The Frigid-Aires, from left, Rif Rafson, Bill Stroecker and Karl Carlson perform for the overflowing crowd before the start of the 100th Midnight Sun Game. In 1906, Stroecker's father, Eddie, played catcher in the first Midnight Sun Game. Spectators line up on a ramp to watch the 100th Midnight Sun Game in Fairbanks on Tuesday night. Growden Memorial Park seats only 3,500, but there may have been twice that many in attendance, although the Goldpanners don't keep an official tally. Spectators in Fairbanks watch a game late Tuesday night between the Fairbanks Goldpanners and the Omaha (Neb.) Strike Zone as the sun settles toward the horizon. The sky was darkened and tinged orange by smoke from fires near Fort Yukon. The game, a cherished tradition in Fairbanks, stretched to almost 1 a.m. Wednesday. Doerr signs balls for fans before the start of Tuesday night's game in Fairbanks. After midnight rolled around, the game was stopped, and Doerr threw out the ceremonial midnight pitch, a tradition at the game.
Hall of Famer Bobby Doerr, who played for the Boston Red Sox from 1937 to 1951, talks with fans before the start of the 100th Midnight Sun Game in Fairbanks Tuesday night. Behind him is Red Boucher, the Fairbanks Goldpanners founder, who also helped form the Alaska Baseball League. The Rev. Mary Ann Warden of Barrow sings the Star Spangled Banner before the start of the 100th Midnight Sun Game in Fairbanks. Warden also sang the Alaska Flag Song in Inupiaq at the midnight break, which brought a roar of delight from the overflowing crowd. The Johnson brothers, Jay and Raleigh, both of Fairbanks, grab beers at a tailgate party Tuesday before the start of the 100th Midnight Sun Game. Sean Timmons of Fairbanks came out of baseball retirement to win his third Midnight Sun Game.
 

Fans fill up the bleachers early before Tuesday night's game between the Fairbanks Goldpanners and the Omaha (Neb.) Strike Zone. The Goldpanners won 3-1 behind hometown pitcher Sean Timmons, who won his third Midnight Sun Game. The contest ended at 12:54 a.m.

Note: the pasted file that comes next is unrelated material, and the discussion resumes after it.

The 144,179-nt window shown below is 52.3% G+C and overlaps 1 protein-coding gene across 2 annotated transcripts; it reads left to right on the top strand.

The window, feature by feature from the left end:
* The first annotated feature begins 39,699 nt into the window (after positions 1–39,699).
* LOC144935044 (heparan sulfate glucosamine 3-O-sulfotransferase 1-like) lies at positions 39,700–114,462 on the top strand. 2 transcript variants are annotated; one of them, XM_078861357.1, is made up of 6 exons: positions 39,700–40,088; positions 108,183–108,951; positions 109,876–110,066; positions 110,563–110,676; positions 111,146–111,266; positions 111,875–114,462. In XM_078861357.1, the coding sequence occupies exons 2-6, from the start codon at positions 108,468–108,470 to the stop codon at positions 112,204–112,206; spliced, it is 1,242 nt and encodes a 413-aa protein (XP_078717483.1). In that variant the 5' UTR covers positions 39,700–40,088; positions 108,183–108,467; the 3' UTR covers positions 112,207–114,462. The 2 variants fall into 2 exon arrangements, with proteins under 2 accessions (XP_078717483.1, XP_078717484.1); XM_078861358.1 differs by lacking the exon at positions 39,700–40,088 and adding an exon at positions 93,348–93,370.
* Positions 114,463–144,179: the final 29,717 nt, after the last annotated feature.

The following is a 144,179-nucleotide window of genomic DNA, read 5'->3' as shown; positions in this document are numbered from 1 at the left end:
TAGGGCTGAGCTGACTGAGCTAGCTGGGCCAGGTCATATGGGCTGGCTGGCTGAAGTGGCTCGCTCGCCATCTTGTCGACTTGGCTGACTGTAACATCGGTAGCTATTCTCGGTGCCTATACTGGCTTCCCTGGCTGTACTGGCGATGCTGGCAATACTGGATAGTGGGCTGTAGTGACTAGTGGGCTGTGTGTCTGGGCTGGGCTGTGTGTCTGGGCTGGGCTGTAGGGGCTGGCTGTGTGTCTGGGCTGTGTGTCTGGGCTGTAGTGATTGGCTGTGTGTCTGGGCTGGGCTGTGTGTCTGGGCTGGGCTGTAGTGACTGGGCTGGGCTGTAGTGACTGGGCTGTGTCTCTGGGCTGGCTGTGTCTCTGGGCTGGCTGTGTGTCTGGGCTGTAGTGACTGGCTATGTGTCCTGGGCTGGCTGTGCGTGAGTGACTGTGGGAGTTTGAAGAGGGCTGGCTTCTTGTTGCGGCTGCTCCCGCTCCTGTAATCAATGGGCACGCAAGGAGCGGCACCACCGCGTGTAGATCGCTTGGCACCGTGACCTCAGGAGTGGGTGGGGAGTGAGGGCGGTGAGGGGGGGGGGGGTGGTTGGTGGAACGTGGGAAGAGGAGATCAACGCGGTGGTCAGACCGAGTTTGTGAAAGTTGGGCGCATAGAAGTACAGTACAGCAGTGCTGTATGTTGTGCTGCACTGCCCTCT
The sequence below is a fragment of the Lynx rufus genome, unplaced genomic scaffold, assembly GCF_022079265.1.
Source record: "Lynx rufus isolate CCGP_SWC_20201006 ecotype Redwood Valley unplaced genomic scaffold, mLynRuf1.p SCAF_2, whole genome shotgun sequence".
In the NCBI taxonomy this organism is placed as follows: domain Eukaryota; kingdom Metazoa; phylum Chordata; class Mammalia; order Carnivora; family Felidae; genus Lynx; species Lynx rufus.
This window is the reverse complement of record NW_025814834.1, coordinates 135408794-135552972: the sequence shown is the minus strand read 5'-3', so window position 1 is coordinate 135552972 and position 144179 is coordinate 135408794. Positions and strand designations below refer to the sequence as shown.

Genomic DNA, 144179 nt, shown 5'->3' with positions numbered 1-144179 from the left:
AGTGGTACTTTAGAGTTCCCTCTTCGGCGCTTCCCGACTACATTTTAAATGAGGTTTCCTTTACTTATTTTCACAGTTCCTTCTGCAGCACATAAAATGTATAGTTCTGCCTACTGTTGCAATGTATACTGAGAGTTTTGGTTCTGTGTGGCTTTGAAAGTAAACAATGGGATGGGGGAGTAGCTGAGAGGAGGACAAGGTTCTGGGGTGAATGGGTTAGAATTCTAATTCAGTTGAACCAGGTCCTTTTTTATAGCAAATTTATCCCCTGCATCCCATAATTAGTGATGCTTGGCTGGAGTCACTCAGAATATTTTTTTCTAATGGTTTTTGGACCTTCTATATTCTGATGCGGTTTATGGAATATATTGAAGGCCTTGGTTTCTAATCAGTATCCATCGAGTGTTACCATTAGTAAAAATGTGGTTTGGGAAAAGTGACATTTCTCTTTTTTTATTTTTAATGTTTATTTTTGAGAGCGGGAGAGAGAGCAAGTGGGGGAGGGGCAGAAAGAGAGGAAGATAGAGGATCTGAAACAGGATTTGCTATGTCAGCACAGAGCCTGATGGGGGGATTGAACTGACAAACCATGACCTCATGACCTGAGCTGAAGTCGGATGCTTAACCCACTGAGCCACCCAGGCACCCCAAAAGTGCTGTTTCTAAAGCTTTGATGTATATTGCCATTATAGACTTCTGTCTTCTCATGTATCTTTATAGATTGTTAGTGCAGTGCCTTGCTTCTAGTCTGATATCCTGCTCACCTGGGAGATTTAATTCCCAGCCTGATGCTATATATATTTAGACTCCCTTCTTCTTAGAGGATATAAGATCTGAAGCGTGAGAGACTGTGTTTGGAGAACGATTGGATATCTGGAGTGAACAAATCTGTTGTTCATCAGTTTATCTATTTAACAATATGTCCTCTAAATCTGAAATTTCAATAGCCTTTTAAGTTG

Lynn Moss was one of 65 junior high school students from Michigan on a three-week Alaska science and leadership tour who attended Tuesday's Midnight Sun Game in Fairbanks. The group, called Alaska Great Lakes, has been coming to Alaska for 13 years, director Dale Rosene said. A batter in the 100th Midnight Sun Game steps to the plate around 11 p.m. Tuesday in Fairbanks as the sun blazes in the west. Established in 1906 as the result of a bar bet, the annual baseball game played on the solstice is the only game to be contested after midnight without artificial lights. This year, the event attracted more than 20 journalists, according to organizers, including reporters from New York and Chicago.  

2004 MIDNIGHT SUN GAME STORIES
99TH: JUNE 21, 2004
vs. PENINSULA OILERS

 

New York Times

Baseball Under the Midnight Sun

A hitter for the visiting Kenai Oilers at the plate at 11:47 p.m. on Monday in the Midnight Sun Game with the Alaska Goldpanners in Fairbanks.

Chicago Tribune

For 99th season, Alaska ballplayers venture out in midnight sun - Lew Freedman

2004 Midnight Sun Game

"I had to stop a couple of times and just take it all in because it was that great."
Timmons recalled.

Denver Post
Solstice of Swing Shines on Alaska -"Scanning the stands, I notice a young woman selling beer. She has eyes like a husky and is wearing sandals. The loudspeaker blasts, "Good Day, Sunshine!"


Lineup for Midnight Game  1908 | Baseball Popular in North 1908 | Midnight Baseball Game 1914 | The Midnight Sun Game 1964 | Baseball Under the Midnight Sun 1991 | Goldpanners win Midnight Sun Game 1995 (Adam Kennedy)  | History Illuminates MSG 1997 | Midnight Secrets 2000 | Midnight Sun Game a Natural 2001 | Michigan Students Cheer Panners 2001 | 95th Annual Midnight Sun Game | Goldpanners Turn Out the Lights

2001 Midnight Sun Game

 

 

MIDNIGHT BALL GAME IS WON BY ATHLETIC TEAM
Large Crowd Present to Witness the Annual Baseball Novelty
June 22, 1910, Daily News-Miner

ONLY MIDNIGHT GAME IN THE WORLD TONIGHT
Not a sourdough unless you've witnessed this famous sporting feature
June 21, 1912, Daily News-Miner

All Visuals © 2000-2005  Alaska Goldpanners Inc.